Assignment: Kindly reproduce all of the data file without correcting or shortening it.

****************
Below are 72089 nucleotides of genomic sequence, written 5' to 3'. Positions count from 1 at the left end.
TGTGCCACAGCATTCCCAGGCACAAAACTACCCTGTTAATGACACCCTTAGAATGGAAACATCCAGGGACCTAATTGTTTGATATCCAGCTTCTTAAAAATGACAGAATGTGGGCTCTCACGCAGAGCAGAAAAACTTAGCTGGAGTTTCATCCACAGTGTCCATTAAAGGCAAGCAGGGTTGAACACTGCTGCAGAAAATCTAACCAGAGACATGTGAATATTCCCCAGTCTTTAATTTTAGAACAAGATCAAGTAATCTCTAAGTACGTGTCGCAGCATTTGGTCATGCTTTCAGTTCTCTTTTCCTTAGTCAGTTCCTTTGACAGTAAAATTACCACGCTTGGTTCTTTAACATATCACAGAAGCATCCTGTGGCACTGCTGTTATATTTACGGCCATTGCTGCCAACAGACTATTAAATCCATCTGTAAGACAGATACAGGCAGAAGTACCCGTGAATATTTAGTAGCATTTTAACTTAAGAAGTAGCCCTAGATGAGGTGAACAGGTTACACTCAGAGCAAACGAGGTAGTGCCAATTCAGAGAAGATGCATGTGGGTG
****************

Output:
Below are 72089 nucleotides of genomic sequence, written 5' to 3'. Positions count from 1 at the left end.
TGTGCCACAGCATTCCCAGGCACAAAACTACCCTGTTAATGACACCCTTAGAATGGAAACATCCAGGGACCTAATTGTTTGATATCCAGCTTCTTAAAAATGACAGAATGTGGGCTCTCACGCAGAGCAGAAAAACTTAGCTGGAGTTTCATCCACAGTGTCCATTAAAGGCAAGCAGGGTTGAACACTGCTGCAGAAAATCTAACCAGAGACATGTGAATATTCCCCAGTCTTTAATTTTAGAACAAGATCAAGTAATCTCTAAGTACGTGTCGCAGCATTTGGTCATGCTTTCAGTTCTCTTTTCCTTAGTCAGTTCCTTTGACAGTAAAATTACCACGCTTGGTTCTTTAACATATCACAGAAGCATCCTGTGGCACTGCTGTTATATTTACGGCCATTGCTGCCAACAGACTATTAAATCCATCTGTAAGACAGATACAGGCAGAAGTACCCGTGAATATTTAGTAGCATTTTAACTTAAGAAGTAGCCCTAGATGAGGTGAACAGGTTACACTCAGAGCAAACGAGGTAGTGCCAATTCAGAGAAGATGCATGTGGGTG